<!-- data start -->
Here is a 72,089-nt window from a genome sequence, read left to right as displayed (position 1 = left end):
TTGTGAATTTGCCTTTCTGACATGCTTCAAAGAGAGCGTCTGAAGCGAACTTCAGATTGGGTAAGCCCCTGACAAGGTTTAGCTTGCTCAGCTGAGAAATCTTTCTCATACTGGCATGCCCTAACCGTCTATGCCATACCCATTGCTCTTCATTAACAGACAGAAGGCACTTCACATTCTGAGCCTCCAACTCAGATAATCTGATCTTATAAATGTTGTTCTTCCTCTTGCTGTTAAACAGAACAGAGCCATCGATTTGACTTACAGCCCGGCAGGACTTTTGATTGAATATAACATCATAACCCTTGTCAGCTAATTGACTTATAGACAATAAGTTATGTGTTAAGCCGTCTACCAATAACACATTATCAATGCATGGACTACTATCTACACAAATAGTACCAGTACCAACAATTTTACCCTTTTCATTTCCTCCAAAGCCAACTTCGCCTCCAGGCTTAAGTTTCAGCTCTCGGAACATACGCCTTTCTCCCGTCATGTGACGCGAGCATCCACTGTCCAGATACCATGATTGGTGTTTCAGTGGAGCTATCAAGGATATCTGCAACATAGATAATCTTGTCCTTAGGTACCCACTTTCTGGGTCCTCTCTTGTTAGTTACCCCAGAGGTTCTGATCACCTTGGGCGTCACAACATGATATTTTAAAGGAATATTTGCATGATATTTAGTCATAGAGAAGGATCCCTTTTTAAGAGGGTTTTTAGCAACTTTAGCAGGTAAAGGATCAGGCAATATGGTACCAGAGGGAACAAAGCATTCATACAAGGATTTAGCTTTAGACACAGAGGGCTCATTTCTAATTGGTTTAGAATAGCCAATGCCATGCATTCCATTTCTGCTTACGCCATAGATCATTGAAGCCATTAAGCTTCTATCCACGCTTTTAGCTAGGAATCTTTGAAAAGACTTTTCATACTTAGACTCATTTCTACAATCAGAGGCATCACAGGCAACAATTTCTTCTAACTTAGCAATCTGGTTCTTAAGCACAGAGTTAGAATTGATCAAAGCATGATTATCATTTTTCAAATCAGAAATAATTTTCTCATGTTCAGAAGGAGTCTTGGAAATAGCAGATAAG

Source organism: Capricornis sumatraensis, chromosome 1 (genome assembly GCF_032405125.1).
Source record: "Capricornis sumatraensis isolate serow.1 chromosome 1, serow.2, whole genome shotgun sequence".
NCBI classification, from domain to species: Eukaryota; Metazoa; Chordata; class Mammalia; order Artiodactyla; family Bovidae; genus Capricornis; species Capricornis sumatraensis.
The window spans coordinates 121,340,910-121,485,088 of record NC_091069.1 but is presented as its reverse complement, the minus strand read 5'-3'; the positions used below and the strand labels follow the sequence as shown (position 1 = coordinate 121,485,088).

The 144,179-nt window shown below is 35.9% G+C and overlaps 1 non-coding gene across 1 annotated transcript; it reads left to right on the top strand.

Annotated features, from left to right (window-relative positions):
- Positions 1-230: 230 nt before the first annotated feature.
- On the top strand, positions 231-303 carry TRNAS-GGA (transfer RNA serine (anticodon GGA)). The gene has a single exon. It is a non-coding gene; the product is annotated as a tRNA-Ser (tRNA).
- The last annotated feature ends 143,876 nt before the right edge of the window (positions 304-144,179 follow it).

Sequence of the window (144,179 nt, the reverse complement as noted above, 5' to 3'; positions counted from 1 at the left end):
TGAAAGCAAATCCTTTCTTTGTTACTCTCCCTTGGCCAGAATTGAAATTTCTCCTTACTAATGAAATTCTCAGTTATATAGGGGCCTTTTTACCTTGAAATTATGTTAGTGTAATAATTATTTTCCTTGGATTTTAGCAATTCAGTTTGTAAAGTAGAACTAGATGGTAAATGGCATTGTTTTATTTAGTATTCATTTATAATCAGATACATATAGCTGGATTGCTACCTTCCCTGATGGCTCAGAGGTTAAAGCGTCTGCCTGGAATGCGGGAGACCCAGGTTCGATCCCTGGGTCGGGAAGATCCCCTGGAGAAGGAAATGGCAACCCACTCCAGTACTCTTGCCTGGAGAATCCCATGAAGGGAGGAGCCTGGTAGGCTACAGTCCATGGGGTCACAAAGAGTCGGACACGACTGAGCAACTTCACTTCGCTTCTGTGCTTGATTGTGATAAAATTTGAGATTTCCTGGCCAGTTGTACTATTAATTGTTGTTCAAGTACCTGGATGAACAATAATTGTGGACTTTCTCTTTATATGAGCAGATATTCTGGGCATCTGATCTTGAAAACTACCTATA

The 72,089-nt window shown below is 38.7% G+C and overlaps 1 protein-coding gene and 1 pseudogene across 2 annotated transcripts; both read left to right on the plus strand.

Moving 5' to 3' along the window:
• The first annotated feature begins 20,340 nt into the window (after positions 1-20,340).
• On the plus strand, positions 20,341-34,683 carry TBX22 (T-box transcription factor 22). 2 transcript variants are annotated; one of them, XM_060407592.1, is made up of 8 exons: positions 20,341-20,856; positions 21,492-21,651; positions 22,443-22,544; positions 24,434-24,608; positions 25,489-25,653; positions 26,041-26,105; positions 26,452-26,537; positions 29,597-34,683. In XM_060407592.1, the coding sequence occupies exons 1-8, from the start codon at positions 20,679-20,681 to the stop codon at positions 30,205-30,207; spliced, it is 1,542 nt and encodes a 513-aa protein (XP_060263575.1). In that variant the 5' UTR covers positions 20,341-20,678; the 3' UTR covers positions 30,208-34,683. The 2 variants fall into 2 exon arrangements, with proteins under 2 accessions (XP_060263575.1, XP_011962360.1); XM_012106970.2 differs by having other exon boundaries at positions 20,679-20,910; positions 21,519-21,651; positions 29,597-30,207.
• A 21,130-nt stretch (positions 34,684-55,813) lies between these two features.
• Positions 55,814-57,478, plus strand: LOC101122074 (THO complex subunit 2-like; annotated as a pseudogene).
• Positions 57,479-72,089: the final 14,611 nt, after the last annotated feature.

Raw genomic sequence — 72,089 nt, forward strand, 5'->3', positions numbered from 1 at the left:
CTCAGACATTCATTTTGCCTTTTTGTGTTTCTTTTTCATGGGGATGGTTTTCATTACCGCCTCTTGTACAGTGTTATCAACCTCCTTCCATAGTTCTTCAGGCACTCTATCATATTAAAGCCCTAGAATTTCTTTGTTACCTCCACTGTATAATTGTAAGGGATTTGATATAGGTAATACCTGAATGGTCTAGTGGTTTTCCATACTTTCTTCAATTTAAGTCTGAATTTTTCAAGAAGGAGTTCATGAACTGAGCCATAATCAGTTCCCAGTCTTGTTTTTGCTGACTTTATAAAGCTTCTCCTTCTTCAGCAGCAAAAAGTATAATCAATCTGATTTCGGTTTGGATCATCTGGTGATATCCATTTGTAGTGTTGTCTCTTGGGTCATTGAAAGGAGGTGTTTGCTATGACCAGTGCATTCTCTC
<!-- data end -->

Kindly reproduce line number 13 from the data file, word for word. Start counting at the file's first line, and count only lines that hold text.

TGAAAGCAAATCCTTTCTTTGTTACTCTCCCTTGGCCAGAATTGAAATTTCTCCTTACTAATGAAATTCTCAGTTATATAGGGGCCTTTTTACCTTGAAATTATGTTAGTGTAATAATTATTTTCCTTGGATTTTAGCAATTCAGTTTGTAAAGTAGAACTAGATGGTAAATGGCATTGTTTTATTTAGTATTCATTTATAATCAGATACATATAGCTGGATTGCTACCTTCCCTGATGGCTCAGAGGTTAAAGCGTCTGCCTGGAATGCGGGAGACCCAGGTTCGATCCCTGGGTCGGGAAGATCCCCTGGAGAAGGAAATGGCAACCCACTCCAGTACTCTTGCCTGGAGAATCCCATGAAGGGAGGAGCCTGGTAGGCTACAGTCCATGGGGTCACAAAGAGTCGGACACGACTGAGCAACTTCACTTCGCTTCTGTGCTTGATTGTGATAAAATTTGAGATTTCCTGGCCAGTTGTACTATTAATTGTTGTTCAAGTACCTGGATGAACAATAATTGTGGACTTTCTCTTTATATGAGCAGATATTCTGGGCATCTGATCTTGAAAACTACCTATA